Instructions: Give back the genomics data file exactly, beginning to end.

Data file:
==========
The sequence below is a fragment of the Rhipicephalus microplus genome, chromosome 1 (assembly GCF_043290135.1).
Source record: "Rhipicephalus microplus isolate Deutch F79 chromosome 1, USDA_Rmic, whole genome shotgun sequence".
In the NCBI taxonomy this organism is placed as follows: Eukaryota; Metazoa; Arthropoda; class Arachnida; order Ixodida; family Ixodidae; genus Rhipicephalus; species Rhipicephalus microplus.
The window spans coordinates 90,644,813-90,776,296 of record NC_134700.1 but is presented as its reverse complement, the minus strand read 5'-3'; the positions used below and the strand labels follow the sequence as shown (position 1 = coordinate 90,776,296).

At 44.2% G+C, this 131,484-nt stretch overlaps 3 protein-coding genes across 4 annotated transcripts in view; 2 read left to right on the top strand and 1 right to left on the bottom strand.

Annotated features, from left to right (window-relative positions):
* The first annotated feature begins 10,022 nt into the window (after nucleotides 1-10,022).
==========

The sequence below is a fragment of the Rhipicephalus microplus genome, chromosome 1 (assembly GCF_043290135.1).
Source record: "Rhipicephalus microplus isolate Deutch F79 chromosome 1, USDA_Rmic, whole genome shotgun sequence".
In the NCBI taxonomy this organism is placed as follows: Eukaryota; Metazoa; Arthropoda; class Arachnida; order Ixodida; family Ixodidae; genus Rhipicephalus; species Rhipicephalus microplus.
The window spans coordinates 90,644,813-90,776,296 of record NC_134700.1 but is presented as its reverse complement, the minus strand read 5'-3'; the positions used below and the strand labels follow the sequence as shown (position 1 = coordinate 90,776,296).

At 44.2% G+C, this 131,484-nt stretch overlaps 3 protein-coding genes across 4 annotated transcripts in view; 2 read left to right on the top strand and 1 right to left on the bottom strand.

Annotated features, from left to right (window-relative positions):
* The first annotated feature begins 10,022 nt into the window (after nucleotides 1-10,022).